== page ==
Full Face View. The subject’s nose is pointed at the camera.
Seven-Eighths View. The subject’s face is turned slightly
away from the camera, but both ears are still visible.
Three-Quarters or Two-Thirds View. The subject’s
face is angled enough that the far ear is hidden from the camera’s
view. In this pose, the far eye will appear smaller because
it is farther away from the camera than the other eye.
The head should not be turned so far that the tip of the nose
extends past the line of the cheek or the bridge of the nose
obscures the far eye.
Profile View. The subject’s head is turned 90 degrees to
the camera so that only one eye is visible.
Especially in portraits of women, the subject’s shoulders
should be turned at an angle to the camera. Having the
shoulders face the camera directly makes the person look
wider than he or she really is and can yield a static composition.
In women’s portraits, squaring the shoulders to the
camera can give the image a less feminine look (which is
sometimes done intentionally to create an assertive mood).
Tilting the Head. Tilting the head slightly produces diagonal
lines that can help a pose feel more dynamic. In
women’s portraits, the head is traditionally tilted toward the
near or high shoulder, but this rule is often broken. Most
photographers agree that the best practice is to tilt the subject’s
head in the direction that best suits the overall image
and most flatters the subject.
Chin Height. A medium chin height is desirable. If the
chin is too high, the subject may look conceited and her neck
may appear elongated. If the person’s chin is too low, she
may look timid and appear to have a double chin or no neck.
Eyes. In almost all portraits, the eyes are the most important
part of the face. Typically, eyes look best when the
eyelids border the iris. Turning the face slightly away from
the camera and directing the subject’s eyes back toward the
camera reveals more of the white of the eye, making the eyes
The subject’s arms should be separated at least slightly from
the waist. This creates a space that slims the appearance of
the upper body. It also creates a triangular base for the composition,
leading the viewer’s eye up to the subject’s face.
Arms should always be articulated and never allowed to
simply hang at the subject’s sides. Simply bending the elbows
creates appealing diagonal lines in your composition—
and placing these carefully can help direct the viewer of the
image to the subject’s face.
Most portrait photographers request that the subject
wear long-sleeved tops; even if the subject is thin, bare upper
arms rarely render attractively in portraits.
Keep the hands at an angle to the lens to avoid distorting
their size and shape. Photographing the outer edge of the
hand produces a more appealing look than showing the back
of the hand or the palm, which may look unnaturally large
(especially when close to the face). Additionally, it is usually
advised that the hands should be at different heights in the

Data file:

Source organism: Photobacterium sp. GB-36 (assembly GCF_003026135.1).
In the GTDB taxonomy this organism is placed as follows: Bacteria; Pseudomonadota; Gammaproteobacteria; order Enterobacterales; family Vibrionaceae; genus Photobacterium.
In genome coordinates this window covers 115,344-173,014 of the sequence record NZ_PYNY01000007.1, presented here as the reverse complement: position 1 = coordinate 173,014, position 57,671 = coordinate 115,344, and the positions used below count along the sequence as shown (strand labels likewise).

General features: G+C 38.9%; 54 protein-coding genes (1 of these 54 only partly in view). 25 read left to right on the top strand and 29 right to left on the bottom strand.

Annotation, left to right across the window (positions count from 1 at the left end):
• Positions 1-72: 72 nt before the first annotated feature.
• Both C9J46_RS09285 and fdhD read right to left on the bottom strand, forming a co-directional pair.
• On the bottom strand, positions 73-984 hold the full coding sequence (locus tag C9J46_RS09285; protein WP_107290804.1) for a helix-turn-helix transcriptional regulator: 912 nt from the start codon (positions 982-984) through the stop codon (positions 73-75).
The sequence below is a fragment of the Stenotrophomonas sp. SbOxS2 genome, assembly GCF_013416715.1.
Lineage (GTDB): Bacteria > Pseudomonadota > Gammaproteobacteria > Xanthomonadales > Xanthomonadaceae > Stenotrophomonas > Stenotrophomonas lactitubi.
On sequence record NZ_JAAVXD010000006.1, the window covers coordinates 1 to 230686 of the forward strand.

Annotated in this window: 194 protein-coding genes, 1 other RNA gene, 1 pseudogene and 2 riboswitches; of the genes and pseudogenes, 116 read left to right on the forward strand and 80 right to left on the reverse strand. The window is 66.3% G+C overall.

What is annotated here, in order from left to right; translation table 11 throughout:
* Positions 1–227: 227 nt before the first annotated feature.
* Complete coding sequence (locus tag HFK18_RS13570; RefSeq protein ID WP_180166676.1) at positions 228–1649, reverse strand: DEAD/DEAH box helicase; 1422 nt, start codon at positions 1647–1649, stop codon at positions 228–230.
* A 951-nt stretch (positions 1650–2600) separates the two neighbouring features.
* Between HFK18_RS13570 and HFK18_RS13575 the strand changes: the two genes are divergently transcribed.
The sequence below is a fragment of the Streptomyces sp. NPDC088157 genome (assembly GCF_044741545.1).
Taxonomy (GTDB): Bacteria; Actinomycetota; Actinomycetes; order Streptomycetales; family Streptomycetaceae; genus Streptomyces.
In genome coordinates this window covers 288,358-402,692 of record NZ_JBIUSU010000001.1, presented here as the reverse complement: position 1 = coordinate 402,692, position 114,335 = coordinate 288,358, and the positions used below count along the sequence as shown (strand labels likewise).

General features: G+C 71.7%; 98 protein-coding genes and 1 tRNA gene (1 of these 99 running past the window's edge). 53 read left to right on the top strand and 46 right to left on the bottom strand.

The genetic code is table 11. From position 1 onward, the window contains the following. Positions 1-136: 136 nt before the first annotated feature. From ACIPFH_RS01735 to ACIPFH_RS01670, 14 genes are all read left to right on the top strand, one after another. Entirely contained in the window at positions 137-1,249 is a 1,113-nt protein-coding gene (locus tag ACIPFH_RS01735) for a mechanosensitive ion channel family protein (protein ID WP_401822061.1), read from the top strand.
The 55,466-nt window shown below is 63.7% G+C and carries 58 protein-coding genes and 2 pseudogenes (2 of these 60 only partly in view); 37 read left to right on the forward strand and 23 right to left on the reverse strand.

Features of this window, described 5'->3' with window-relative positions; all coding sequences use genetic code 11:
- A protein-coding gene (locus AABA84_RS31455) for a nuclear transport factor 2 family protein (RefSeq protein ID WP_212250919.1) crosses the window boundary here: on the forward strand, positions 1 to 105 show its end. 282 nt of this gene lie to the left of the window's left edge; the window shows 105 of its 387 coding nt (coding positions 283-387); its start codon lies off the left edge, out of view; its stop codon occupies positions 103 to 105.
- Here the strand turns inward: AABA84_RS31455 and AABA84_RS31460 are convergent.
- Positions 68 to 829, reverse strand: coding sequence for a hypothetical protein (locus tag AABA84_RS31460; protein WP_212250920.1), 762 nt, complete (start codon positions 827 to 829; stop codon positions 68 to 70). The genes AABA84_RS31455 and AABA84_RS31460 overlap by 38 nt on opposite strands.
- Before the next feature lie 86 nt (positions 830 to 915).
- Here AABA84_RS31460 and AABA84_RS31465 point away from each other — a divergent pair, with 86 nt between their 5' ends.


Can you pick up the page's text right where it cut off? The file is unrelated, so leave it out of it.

image. This creates a diagonal line that makes the pose more
Wrist. Bending the wrists slightly by lifting the hand (not
allowing it to flop down) creates an appealing curve that is
particularly flattering in women’s portraits.
Fingers. Fingers look best when separated slightly. This
gives them form and definition.
Props. Hands are often easiest to pose when they have
something to do—either a prop to hold or something to rest
In portraits of women, properly rendering this area is critical.
Selecting a pose that places the torso at an angle to the
camera emphasizes the shape of the chest and, depending
on the position of the main light, enhances the formrevealing
shadows on the cleavage. Turning the shoulders
square to the camera tends to flatten and de-emphasize this
area. Good posture, with the chest lifted and shoulders
dropped, is also critical to a flattering rendition.
Waist and Stomach
Separating the arms from the torso helps to slim the waist.
In seated poses, a very upright posture (almost to the point
of arching the back) will help to flatten the stomach area, as
will selecting a standing pose rather than a seated one. It is
also generally recommended that the body be angled away
from the main light. This allows the far side of the body to
fall into shadow for a slimming effect.
Whether the subject is standing or seated, the legs should
be posed independently rather than identically. Typically, one
leg is straighter and used to support the body (or in a seated
pose, to connect the subject to the floor). The other leg is
bent to create a more interesting line in the composition.
Standing. Having the subject put her weight on her back
foot shifts the body slightly away from the camera for a more
flattering appearance than having the weight distributed
evenly on both feet. Having a slight bend in the front knee
helps create a less static look.
Seated. When the subject is sitting, her legs should be at
an angle to the camera. Allowing for a small space between
the legs and the chair will slim the thighs and calves.
One Leg in Profile. In portraits of women where the
legs are bare, it is desirable to show the side of at least one
leg. This better reveals the shape of the ankle and calf.
Hips and Thighs
Most female subjects are concerned about this area. For the
slimmest appearance in a standing pose, turn the hips at an
angle to the camera and away from the main light. In a
seated pose, have the subject shift her weight onto one hip
so that more of her rear is turned away from the camera.
Feet often look distorted when the toes are pointed directly
at the camera. It is best to show the feet from an angle. In
portraits of women, the toes are often pointed (or the heels
elevated, as they would be in high-heeled shoes). This flexes
the calf muscles, creating a slimmer appearance and lengthening
the visual line of the subject’s legs.